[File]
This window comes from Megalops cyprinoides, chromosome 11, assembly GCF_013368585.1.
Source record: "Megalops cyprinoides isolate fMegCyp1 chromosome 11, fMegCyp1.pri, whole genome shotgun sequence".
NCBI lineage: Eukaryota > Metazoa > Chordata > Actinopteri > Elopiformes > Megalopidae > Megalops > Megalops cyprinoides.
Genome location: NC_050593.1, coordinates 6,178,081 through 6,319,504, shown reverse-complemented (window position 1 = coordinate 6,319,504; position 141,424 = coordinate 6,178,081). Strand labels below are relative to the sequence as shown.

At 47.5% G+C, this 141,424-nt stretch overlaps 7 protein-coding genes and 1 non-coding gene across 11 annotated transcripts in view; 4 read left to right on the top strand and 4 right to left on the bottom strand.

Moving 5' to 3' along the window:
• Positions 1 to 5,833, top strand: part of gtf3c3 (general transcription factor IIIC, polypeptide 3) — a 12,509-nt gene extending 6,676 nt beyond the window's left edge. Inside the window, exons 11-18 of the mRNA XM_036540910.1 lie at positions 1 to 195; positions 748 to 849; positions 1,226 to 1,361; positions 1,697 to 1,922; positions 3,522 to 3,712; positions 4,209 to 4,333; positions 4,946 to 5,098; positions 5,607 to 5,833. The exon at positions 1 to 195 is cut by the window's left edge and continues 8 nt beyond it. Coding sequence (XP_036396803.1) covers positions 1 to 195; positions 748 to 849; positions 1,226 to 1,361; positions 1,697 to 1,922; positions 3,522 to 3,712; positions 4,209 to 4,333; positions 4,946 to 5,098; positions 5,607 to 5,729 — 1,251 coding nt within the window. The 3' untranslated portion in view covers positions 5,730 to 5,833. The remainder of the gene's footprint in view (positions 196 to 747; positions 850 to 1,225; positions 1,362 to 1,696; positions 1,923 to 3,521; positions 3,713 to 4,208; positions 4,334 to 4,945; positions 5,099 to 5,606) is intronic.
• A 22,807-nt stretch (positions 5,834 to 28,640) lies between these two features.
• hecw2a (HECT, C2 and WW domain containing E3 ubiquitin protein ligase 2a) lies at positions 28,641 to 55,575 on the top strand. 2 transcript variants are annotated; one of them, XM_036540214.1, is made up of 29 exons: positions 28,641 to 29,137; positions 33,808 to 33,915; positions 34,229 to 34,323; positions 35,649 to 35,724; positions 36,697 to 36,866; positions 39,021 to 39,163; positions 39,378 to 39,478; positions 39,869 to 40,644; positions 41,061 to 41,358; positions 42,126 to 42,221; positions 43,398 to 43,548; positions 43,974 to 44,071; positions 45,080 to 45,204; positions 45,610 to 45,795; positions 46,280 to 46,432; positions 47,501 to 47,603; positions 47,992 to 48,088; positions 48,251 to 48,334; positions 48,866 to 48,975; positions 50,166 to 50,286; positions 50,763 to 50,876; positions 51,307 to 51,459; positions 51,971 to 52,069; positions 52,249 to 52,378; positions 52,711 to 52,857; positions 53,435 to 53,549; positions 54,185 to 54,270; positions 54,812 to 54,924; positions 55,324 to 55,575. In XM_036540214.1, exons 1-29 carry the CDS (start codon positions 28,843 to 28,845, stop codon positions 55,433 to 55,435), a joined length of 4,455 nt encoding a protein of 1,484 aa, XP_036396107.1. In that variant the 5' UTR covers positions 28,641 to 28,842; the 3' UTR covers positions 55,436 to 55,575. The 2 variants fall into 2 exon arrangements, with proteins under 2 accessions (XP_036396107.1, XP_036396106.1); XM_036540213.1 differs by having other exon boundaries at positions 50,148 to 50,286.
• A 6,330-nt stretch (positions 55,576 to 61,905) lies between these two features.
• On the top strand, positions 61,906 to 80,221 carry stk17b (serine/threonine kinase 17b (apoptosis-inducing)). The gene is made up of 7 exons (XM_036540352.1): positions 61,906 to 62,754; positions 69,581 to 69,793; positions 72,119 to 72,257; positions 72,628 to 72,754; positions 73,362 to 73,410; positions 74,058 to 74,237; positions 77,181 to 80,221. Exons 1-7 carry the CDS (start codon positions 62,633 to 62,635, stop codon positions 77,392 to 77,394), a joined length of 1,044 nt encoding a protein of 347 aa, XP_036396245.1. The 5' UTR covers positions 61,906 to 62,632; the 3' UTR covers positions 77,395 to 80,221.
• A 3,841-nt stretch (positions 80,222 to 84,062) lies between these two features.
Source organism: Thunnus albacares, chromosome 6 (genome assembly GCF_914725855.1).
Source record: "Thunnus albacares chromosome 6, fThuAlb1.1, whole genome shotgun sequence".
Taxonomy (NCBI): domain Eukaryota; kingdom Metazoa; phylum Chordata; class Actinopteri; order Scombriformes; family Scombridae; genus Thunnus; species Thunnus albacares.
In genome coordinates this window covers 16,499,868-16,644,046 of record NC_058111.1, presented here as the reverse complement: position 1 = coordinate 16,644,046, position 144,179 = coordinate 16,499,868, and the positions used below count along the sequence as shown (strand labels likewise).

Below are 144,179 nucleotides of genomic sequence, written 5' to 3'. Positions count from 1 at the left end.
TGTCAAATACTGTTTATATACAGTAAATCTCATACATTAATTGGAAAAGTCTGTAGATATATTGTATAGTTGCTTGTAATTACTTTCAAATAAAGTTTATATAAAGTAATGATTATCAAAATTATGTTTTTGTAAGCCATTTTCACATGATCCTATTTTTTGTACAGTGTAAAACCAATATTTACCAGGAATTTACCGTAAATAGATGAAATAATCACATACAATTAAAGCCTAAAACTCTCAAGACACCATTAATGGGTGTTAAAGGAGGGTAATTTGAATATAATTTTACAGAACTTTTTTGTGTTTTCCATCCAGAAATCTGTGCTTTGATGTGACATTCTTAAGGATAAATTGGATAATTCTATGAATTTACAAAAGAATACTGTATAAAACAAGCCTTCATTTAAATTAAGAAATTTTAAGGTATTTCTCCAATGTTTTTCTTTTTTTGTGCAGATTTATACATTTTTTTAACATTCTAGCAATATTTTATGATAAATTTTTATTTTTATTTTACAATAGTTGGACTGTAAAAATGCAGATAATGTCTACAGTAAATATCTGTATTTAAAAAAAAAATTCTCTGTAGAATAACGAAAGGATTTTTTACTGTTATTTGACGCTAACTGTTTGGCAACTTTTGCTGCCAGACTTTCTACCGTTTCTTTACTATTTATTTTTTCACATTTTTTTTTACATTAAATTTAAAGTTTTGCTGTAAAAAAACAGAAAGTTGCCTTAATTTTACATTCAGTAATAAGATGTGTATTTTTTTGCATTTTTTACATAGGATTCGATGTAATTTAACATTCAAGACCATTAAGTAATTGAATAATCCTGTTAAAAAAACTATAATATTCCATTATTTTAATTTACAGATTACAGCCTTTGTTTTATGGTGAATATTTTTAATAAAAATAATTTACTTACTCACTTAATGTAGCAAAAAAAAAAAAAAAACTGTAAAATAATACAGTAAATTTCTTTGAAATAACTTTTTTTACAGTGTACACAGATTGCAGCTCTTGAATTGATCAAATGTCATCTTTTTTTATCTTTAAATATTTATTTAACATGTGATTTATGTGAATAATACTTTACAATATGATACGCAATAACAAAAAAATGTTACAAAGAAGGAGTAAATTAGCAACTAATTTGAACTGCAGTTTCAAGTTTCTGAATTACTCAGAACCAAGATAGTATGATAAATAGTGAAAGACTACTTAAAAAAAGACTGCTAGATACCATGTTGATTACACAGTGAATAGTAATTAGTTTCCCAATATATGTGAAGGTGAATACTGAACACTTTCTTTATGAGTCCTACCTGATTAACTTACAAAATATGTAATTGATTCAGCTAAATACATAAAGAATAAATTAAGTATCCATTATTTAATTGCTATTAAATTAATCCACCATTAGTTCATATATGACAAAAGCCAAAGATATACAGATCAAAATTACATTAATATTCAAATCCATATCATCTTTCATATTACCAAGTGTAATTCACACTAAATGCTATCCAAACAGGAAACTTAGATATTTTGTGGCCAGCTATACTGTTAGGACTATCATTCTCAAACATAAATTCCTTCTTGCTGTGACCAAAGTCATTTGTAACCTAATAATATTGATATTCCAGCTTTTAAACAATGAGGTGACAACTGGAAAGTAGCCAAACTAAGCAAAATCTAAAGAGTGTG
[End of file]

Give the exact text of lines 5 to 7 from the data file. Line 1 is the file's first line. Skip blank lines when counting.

At 47.5% G+C, this 141,424-nt stretch overlaps 7 protein-coding genes and 1 non-coding gene across 11 annotated transcripts in view; 4 read left to right on the top strand and 4 right to left on the bottom strand.

Moving 5' to 3' along the window:
• Positions 1 to 5,833, top strand: part of gtf3c3 (general transcription factor IIIC, polypeptide 3) — a 12,509-nt gene extending 6,676 nt beyond the window's left edge. Inside the window, exons 11-18 of the mRNA XM_036540910.1 lie at positions 1 to 195; positions 748 to 849; positions 1,226 to 1,361; positions 1,697 to 1,922; positions 3,522 to 3,712; positions 4,209 to 4,333; positions 4,946 to 5,098; positions 5,607 to 5,833. The exon at positions 1 to 195 is cut by the window's left edge and continues 8 nt beyond it. Coding sequence (XP_036396803.1) covers positions 1 to 195; positions 748 to 849; positions 1,226 to 1,361; positions 1,697 to 1,922; positions 3,522 to 3,712; positions 4,209 to 4,333; positions 4,946 to 5,098; positions 5,607 to 5,729 — 1,251 coding nt within the window. The 3' untranslated portion in view covers positions 5,730 to 5,833. The remainder of the gene's footprint in view (positions 196 to 747; positions 850 to 1,225; positions 1,362 to 1,696; positions 1,923 to 3,521; positions 3,713 to 4,208; positions 4,334 to 4,945; positions 5,099 to 5,606) is intronic.